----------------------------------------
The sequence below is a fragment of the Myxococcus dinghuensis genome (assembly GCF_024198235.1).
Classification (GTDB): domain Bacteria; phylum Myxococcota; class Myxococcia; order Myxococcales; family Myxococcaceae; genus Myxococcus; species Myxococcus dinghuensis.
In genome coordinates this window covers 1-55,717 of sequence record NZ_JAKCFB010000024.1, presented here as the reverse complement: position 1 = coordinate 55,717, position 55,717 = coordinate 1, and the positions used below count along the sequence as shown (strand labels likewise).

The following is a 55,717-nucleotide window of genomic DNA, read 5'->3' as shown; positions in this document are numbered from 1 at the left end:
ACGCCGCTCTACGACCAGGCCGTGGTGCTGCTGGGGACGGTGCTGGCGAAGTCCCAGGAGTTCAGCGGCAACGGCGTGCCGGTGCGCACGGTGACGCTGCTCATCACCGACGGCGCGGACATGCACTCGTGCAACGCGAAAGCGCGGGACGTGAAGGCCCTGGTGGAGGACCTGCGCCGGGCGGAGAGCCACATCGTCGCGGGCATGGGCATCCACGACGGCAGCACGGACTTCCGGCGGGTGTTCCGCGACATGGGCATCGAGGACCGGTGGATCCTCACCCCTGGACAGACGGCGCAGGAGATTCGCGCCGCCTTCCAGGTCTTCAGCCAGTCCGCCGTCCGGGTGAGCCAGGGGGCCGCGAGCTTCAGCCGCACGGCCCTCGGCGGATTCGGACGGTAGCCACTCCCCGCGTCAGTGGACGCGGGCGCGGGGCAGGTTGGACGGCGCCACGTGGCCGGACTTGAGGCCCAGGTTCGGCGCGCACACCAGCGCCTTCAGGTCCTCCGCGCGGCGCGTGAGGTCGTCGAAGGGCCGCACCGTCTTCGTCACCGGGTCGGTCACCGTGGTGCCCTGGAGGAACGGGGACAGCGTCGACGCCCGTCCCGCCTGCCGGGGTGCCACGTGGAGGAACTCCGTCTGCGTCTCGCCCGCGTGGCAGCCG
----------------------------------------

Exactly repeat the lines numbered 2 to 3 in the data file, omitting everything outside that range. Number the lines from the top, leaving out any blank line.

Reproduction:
Classification (GTDB): domain Bacteria; phylum Myxococcota; class Myxococcia; order Myxococcales; family Myxococcaceae; genus Myxococcus; species Myxococcus dinghuensis.
In genome coordinates this window covers 1-55,717 of sequence record NZ_JAKCFB010000024.1, presented here as the reverse complement: position 1 = coordinate 55,717, position 55,717 = coordinate 1, and the positions used below count along the sequence as shown (strand labels likewise).